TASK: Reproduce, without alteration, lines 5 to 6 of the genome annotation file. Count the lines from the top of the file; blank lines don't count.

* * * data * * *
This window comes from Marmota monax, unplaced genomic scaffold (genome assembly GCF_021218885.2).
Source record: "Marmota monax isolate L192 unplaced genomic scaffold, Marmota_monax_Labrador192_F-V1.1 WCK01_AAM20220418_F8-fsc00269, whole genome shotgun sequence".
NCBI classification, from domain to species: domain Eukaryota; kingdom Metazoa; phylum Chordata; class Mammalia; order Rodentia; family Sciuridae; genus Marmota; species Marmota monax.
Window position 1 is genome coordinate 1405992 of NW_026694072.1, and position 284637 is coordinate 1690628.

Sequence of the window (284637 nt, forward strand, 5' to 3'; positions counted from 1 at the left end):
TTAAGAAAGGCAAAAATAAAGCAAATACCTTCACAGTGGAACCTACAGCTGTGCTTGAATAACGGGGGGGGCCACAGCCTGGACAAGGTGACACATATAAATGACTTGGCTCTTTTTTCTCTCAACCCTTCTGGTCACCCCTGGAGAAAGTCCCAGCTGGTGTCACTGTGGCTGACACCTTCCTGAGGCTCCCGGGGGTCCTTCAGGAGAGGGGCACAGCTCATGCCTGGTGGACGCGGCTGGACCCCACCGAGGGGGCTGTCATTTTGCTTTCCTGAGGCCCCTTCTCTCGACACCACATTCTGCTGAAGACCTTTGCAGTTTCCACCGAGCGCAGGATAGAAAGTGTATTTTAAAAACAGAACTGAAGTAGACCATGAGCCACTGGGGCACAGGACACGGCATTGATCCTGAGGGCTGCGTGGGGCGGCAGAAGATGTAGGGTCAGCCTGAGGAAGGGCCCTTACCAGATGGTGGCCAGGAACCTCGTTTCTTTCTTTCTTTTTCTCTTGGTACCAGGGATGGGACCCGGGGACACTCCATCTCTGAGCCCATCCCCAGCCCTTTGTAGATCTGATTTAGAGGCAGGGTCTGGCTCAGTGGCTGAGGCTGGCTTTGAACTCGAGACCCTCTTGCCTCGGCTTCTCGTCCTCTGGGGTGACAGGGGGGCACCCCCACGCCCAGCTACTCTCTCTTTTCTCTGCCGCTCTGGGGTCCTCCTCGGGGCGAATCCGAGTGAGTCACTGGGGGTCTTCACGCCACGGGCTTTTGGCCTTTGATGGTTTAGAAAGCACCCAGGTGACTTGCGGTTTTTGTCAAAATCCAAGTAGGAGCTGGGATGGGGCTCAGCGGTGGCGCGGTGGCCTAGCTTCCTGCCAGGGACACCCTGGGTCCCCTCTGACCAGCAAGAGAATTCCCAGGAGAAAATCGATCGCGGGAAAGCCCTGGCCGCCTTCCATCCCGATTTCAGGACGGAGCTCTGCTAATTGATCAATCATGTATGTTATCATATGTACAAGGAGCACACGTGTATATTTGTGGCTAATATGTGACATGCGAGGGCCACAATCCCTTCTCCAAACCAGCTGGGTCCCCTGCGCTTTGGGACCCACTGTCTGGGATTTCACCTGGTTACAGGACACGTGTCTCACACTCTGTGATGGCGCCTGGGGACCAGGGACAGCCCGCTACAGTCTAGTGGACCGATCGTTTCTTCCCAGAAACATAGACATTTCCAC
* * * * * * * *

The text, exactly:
Sequence of the window (284637 nt, forward strand, 5' to 3'; positions counted from 1 at the left end):
TTAAGAAAGGCAAAAATAAAGCAAATACCTTCACAGTGGAACCTACAGCTGTGCTTGAATAACGGGGGGGGCCACAGCCTGGACAAGGTGACACATATAAATGACTTGGCTCTTTTTTCTCTCAACCCTTCTGGTCACCCCTGGAGAAAGTCCCAGCTGGTGTCACTGTGGCTGACACCTTCCTGAGGCTCCCGGGGGTCCTTCAGGAGAGGGGCACAGCTCATGCCTGGTGGACGCGGCTGGACCCCACCGAGGGGGCTGTCATTTTGCTTTCCTGAGGCCCCTTCTCTCGACACCACATTCTGCTGAAGACCTTTGCAGTTTCCACCGAGCGCAGGATAGAAAGTGTATTTTAAAAACAGAACTGAAGTAGACCATGAGCCACTGGGGCACAGGACACGGCATTGATCCTGAGGGCTGCGTGGGGCGGCAGAAGATGTAGGGTCAGCCTGAGGAAGGGCCCTTACCAGATGGTGGCCAGGAACCTCGTTTCTTTCTTTCTTTTTCTCTTGGTACCAGGGATGGGACCCGGGGACACTCCATCTCTGAGCCCATCCCCAGCCCTTTGTAGATCTGATTTAGAGGCAGGGTCTGGCTCAGTGGCTGAGGCTGGCTTTGAACTCGAGACCCTCTTGCCTCGGCTTCTCGTCCTCTGGGGTGACAGGGGGGCACCCCCACGCCCAGCTACTCTCTCTTTTCTCTGCCGCTCTGGGGTCCTCCTCGGGGCGAATCCGAGTGAGTCACTGGGGGTCTTCACGCCACGGGCTTTTGGCCTTTGATGGTTTAGAAAGCACCCAGGTGACTTGCGGTTTTTGTCAAAATCCAAGTAGGAGCTGGGATGGGGCTCAGCGGTGGCGCGGTGGCCTAGCTTCCTGCCAGGGACACCCTGGGTCCCCTCTGACCAGCAAGAGAATTCCCAGGAGAAAATCGATCGCGGGAAAGCCCTGGCCGCCTTCCATCCCGATTTCAGGACGGAGCTCTGCTAATTGATCAATCATGTATGTTATCATATGTACAAGGAGCACACGTGTATATTTGTGGCTAATATGTGACATGCGAGGGCCACAATCCCTTCTCCAAACCAGCTGGGTCCCCTGCGCTTTGGGACCCACTGTCTGGGATTTCACCTGGTTACAGGACACGTGTCTCACACTCTGTGATGGCGCCTGGGGACCAGGGACAGCCCGCTACAGTCTAGTGGACCGATCGTTTCTTCCCAGAAACATAGACATTTCCAC